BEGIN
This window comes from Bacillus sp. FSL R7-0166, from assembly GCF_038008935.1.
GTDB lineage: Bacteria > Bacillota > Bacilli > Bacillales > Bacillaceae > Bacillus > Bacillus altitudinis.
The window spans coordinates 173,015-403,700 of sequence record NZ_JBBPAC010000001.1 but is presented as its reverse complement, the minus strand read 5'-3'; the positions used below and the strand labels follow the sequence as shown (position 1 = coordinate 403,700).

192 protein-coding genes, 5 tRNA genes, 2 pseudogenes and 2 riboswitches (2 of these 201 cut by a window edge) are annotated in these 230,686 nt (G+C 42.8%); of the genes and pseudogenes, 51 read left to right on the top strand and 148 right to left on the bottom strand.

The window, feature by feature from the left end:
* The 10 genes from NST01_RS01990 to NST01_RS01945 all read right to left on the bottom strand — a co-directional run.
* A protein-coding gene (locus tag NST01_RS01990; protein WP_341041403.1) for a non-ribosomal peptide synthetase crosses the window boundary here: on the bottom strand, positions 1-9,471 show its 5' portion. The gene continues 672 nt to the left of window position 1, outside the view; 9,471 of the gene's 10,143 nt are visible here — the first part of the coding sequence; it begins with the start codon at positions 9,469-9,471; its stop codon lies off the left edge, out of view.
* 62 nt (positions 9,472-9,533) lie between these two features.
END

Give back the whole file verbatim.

This window comes from Bacillus sp. FSL R7-0166, from assembly GCF_038008935.1.
GTDB lineage: Bacteria > Bacillota > Bacilli > Bacillales > Bacillaceae > Bacillus > Bacillus altitudinis.
The window spans coordinates 173,015-403,700 of sequence record NZ_JBBPAC010000001.1 but is presented as its reverse complement, the minus strand read 5'-3'; the positions used below and the strand labels follow the sequence as shown (position 1 = coordinate 403,700).

192 protein-coding genes, 5 tRNA genes, 2 pseudogenes and 2 riboswitches (2 of these 201 cut by a window edge) are annotated in these 230,686 nt (G+C 42.8%); of the genes and pseudogenes, 51 read left to right on the top strand and 148 right to left on the bottom strand.

The window, feature by feature from the left end:
* The 10 genes from NST01_RS01990 to NST01_RS01945 all read right to left on the bottom strand — a co-directional run.
* A protein-coding gene (locus tag NST01_RS01990; protein WP_341041403.1) for a non-ribosomal peptide synthetase crosses the window boundary here: on the bottom strand, positions 1-9,471 show its 5' portion. The gene continues 672 nt to the left of window position 1, outside the view; 9,471 of the gene's 10,143 nt are visible here — the first part of the coding sequence; it begins with the start codon at positions 9,469-9,471; its stop codon lies off the left edge, out of view.
* 62 nt (positions 9,472-9,533) lie between these two features.